If you insist on keeping the Brilliant Jerk around (<sarcasm>I mean hey, they’re a 10x-er!</sarcasm>), you’ll have to incur the cost of lower productivity for anyone around them, and onboarding new employees to replace the ones that just can’t deal with it any more and leave.

It is simply not worth it. The Brilliant Jerk as someone who is worth the trouble, if you can only find a way to deal with them, is a myth.

A “No Jerks” Policy Must Be Built Into Your Culture

It is entirely possible to be extremely passionate (and even brilliant) without being a jerk. A “no jerks” policy must be preached and practiced from the highest levels. You don’t need to avoid the difficult conversations or be a pushover to not be a jerk. Being a jerk means lacking empathy and consideration for the concerns of others. You can empathize and still discuss the elephant in the room without beating around the bush. In fact, the best managers are those that are able to be completely honest and frank, while also making sure individuals know they are appreciated.

Do you want to be respected, or feared? Being respected out of fear is a load of crap. Its an oxymoron. If you’re feared, you’re just feared, not respected. It may feel like respect because people simply avoid you or try to appease you to keep the paycheck coming, but they will not go above and beyond for you.

Be explicit about the “no jerks” policy. Talk about it in your interviews. Set the expectation with your teams and direct reports. Most of all, you have to be the emotional anchor that the team needs. Don’t avoid the difficult issues, but keep the discussion about the facts. Personal attacks of any kind have no place in the workplace.

Crazy Math

Consider this math: The typical employee spends 9 hours per day (including lunch) at the office. They probably spend 30 minutes commuting each way. That’s 10 hours each day, or about 50 hours per week. If you get home at 5:30, you probably spend about 3 hours per day with your family. On the weekend, you get around 14 hours per day (time awake) with family. So on average you spend 43 hours at home with family and 50+ hours with the people you work with.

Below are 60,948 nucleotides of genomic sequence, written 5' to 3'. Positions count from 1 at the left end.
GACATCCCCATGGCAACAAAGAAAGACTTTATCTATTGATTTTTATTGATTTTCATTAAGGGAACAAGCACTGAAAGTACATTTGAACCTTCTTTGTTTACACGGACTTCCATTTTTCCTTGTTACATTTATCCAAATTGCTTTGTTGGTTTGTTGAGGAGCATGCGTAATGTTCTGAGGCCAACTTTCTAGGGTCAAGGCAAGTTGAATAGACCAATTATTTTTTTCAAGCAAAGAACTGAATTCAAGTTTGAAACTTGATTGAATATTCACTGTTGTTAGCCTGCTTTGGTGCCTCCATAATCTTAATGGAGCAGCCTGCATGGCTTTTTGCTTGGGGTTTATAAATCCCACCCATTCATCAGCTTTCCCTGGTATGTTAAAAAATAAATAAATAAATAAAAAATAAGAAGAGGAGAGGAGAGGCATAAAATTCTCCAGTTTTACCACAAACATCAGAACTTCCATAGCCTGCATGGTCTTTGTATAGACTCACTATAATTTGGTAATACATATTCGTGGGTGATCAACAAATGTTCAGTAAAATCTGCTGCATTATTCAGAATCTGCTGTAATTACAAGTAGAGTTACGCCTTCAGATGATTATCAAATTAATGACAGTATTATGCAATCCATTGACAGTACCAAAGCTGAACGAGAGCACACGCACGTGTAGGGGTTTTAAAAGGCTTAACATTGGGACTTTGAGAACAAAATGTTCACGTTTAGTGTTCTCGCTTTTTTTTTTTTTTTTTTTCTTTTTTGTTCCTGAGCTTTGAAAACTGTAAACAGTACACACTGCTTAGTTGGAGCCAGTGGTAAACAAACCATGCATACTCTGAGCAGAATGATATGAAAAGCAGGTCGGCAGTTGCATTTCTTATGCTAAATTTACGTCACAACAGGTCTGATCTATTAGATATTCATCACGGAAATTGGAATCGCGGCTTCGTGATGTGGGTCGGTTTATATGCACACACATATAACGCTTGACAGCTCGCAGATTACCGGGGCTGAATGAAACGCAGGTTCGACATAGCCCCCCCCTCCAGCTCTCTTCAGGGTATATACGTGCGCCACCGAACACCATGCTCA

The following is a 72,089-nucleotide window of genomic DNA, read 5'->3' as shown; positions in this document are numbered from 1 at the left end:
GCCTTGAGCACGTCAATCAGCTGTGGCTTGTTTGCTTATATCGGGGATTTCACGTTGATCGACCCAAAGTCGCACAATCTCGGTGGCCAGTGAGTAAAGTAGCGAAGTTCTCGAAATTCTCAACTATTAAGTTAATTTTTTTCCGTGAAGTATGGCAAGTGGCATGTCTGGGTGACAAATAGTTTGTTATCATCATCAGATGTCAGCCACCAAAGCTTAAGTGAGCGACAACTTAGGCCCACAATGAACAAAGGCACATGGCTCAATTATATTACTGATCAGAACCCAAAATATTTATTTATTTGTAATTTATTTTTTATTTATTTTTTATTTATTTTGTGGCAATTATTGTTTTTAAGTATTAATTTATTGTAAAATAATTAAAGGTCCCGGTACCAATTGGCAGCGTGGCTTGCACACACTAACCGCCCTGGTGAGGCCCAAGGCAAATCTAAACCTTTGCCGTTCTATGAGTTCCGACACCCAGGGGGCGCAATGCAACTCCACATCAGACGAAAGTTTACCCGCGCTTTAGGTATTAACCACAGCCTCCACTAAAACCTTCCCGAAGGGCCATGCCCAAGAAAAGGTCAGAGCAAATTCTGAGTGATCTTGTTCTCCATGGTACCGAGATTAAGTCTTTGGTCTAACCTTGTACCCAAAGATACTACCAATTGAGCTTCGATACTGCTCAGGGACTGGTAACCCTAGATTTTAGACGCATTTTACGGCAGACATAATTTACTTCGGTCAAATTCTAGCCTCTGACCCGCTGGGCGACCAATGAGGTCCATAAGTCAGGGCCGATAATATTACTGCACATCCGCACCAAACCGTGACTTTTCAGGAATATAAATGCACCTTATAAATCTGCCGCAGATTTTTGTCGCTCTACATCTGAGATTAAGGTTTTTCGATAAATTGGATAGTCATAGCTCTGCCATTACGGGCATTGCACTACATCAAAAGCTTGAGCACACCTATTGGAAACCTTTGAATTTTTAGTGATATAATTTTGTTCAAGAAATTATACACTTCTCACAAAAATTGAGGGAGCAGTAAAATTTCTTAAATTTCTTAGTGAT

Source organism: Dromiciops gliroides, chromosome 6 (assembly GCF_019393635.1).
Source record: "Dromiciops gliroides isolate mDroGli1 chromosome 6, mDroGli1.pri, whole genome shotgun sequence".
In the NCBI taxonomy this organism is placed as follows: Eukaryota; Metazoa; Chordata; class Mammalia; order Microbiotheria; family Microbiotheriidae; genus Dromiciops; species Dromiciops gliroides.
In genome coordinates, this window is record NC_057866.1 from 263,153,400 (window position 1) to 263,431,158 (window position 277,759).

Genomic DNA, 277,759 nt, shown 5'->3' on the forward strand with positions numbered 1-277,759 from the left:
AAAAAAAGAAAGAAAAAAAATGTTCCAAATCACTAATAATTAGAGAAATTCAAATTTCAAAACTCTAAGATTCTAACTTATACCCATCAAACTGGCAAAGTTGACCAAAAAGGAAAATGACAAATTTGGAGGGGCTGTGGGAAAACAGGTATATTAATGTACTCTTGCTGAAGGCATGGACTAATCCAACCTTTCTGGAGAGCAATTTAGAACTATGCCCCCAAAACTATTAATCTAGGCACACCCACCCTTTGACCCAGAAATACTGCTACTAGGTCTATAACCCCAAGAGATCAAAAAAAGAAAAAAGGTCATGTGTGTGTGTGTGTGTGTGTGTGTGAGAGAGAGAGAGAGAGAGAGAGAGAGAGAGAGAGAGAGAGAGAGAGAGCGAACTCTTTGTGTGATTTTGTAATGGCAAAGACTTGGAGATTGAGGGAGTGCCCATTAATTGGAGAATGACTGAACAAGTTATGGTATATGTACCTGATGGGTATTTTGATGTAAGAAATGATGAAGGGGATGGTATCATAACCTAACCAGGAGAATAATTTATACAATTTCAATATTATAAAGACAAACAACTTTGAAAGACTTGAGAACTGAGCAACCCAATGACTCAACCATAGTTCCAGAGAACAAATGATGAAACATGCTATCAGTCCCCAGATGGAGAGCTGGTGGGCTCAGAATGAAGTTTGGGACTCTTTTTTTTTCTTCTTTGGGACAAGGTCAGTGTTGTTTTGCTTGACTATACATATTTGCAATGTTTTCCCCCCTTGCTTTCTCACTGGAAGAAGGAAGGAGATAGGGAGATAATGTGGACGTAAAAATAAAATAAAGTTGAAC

You spend more time with your co-workers than with your own family. That’s crazy! Its not so much insane math as it is insane that you would be willing to spend that much time with someone you don’t enjoy working with.

Before you subject your team to a Brilliant Jerk, consider that math. Its simply not worth it.

Edit: I removed some of the emphasis around this particular Brilliant Jerk being a “10x developer”, because people were taking that way too literally and trying to turn it into a simple math equation. I don’t believe that literal “10x developers” actually exist, but the phrase is a good metaphor for someone that is so brilliant they pump out significantly more work than anyone else. There is no doubt that this guy was absolutely brilliant.

Whether or not 10x-ers exist or not isn’t really relevant. The point here is that no matter how brilliant someone is, being a total jerk has a net-negative effect on any team.

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  • True brilliance includes self-awareness, which inspires the recognition that egotism and selfishness is damaging and unproductive. Maybe those we label as brilliant really don’t have everything figured out when they act like jerks as you described.

  • concerned nitpicker says:

    your crazy math is wrong. The commute time does not count as spent with co-workers.

    • bryan says:

      You’re right. I should clarify that. I was going for time away from home from family. I think time traveling to work should count as the work experience, and people not dreading going to work because of jerks on their team.

      • Alan says:

        Then you should count the 8+ hours sleep/home time with partner and family. Consistent accuracy is key here, otherwise it sounds very, very depressing! 😀

        • says: